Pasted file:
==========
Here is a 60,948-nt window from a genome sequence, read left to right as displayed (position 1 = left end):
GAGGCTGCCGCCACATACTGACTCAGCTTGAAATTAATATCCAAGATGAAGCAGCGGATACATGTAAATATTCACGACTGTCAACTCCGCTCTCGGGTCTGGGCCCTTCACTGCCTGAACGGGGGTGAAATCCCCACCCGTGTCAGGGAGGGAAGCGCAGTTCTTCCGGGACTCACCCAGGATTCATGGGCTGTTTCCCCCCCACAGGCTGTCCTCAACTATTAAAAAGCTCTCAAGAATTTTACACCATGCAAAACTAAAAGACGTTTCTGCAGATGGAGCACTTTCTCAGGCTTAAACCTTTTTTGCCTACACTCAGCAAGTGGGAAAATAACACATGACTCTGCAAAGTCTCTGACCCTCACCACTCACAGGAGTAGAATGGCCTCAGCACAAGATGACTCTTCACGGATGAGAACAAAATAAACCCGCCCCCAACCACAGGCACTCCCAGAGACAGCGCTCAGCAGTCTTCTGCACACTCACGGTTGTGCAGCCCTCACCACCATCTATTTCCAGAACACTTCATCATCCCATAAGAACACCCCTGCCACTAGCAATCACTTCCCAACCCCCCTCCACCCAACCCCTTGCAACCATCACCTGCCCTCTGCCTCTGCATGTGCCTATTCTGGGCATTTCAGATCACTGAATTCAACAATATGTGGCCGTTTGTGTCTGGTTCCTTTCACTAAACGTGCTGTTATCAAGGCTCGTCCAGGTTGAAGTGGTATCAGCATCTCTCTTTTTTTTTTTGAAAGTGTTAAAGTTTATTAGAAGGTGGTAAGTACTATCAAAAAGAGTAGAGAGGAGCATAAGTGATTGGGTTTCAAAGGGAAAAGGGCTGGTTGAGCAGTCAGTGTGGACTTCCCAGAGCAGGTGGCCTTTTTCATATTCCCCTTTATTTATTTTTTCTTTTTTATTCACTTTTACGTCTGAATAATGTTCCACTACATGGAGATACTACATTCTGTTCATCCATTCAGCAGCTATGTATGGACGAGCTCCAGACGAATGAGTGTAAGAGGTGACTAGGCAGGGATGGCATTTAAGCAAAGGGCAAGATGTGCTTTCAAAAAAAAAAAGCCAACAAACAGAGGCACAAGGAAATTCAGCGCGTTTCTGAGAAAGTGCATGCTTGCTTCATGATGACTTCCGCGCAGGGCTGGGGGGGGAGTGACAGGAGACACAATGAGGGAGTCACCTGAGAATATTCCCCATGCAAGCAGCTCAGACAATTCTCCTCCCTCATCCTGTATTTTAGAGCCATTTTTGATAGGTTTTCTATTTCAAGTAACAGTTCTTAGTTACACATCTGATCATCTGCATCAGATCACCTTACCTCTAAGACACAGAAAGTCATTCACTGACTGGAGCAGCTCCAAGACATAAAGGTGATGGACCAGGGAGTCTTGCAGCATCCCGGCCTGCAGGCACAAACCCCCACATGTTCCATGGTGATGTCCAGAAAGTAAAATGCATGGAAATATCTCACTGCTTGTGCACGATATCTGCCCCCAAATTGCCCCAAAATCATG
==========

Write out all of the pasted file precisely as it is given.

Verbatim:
Here is a 60,948-nt window from a genome sequence, read left to right as displayed (position 1 = left end):
GAGGCTGCCGCCACATACTGACTCAGCTTGAAATTAATATCCAAGATGAAGCAGCGGATACATGTAAATATTCACGACTGTCAACTCCGCTCTCGGGTCTGGGCCCTTCACTGCCTGAACGGGGGTGAAATCCCCACCCGTGTCAGGGAGGGAAGCGCAGTTCTTCCGGGACTCACCCAGGATTCATGGGCTGTTTCCCCCCCACAGGCTGTCCTCAACTATTAAAAAGCTCTCAAGAATTTTACACCATGCAAAACTAAAAGACGTTTCTGCAGATGGAGCACTTTCTCAGGCTTAAACCTTTTTTGCCTACACTCAGCAAGTGGGAAAATAACACATGACTCTGCAAAGTCTCTGACCCTCACCACTCACAGGAGTAGAATGGCCTCAGCACAAGATGACTCTTCACGGATGAGAACAAAATAAACCCGCCCCCAACCACAGGCACTCCCAGAGACAGCGCTCAGCAGTCTTCTGCACACTCACGGTTGTGCAGCCCTCACCACCATCTATTTCCAGAACACTTCATCATCCCATAAGAACACCCCTGCCACTAGCAATCACTTCCCAACCCCCCTCCACCCAACCCCTTGCAACCATCACCTGCCCTCTGCCTCTGCATGTGCCTATTCTGGGCATTTCAGATCACTGAATTCAACAATATGTGGCCGTTTGTGTCTGGTTCCTTTCACTAAACGTGCTGTTATCAAGGCTCGTCCAGGTTGAAGTGGTATCAGCATCTCTCTTTTTTTTTTTGAAAGTGTTAAAGTTTATTAGAAGGTGGTAAGTACTATCAAAAAGAGTAGAGAGGAGCATAAGTGATTGGGTTTCAAAGGGAAAAGGGCTGGTTGAGCAGTCAGTGTGGACTTCCCAGAGCAGGTGGCCTTTTTCATATTCCCCTTTATTTATTTTTTCTTTTTTATTCACTTTTACGTCTGAATAATGTTCCACTACATGGAGATACTACATTCTGTTCATCCATTCAGCAGCTATGTATGGACGAGCTCCAGACGAATGAGTGTAAGAGGTGACTAGGCAGGGATGGCATTTAAGCAAAGGGCAAGATGTGCTTTCAAAAAAAAAAAGCCAACAAACAGAGGCACAAGGAAATTCAGCGCGTTTCTGAGAAAGTGCATGCTTGCTTCATGATGACTTCCGCGCAGGGCTGGGGGGGGAGTGACAGGAGACACAATGAGGGAGTCACCTGAGAATATTCCCCATGCAAGCAGCTCAGACAATTCTCCTCCCTCATCCTGTATTTTAGAGCCATTTTTGATAGGTTTTCTATTTCAAGTAACAGTTCTTAGTTACACATCTGATCATCTGCATCAGATCACCTTACCTCTAAGACACAGAAAGTCATTCACTGACTGGAGCAGCTCCAAGACATAAAGGTGATGGACCAGGGAGTCTTGCAGCATCCCGGCCTGCAGGCACAAACCCCCACATGTTCCATGGTGATGTCCAGAAAGTAAAATGCATGGAAATATCTCACTGCTTGTGCACGATATCTGCCCCCAAATTGCCCCAAAATCATG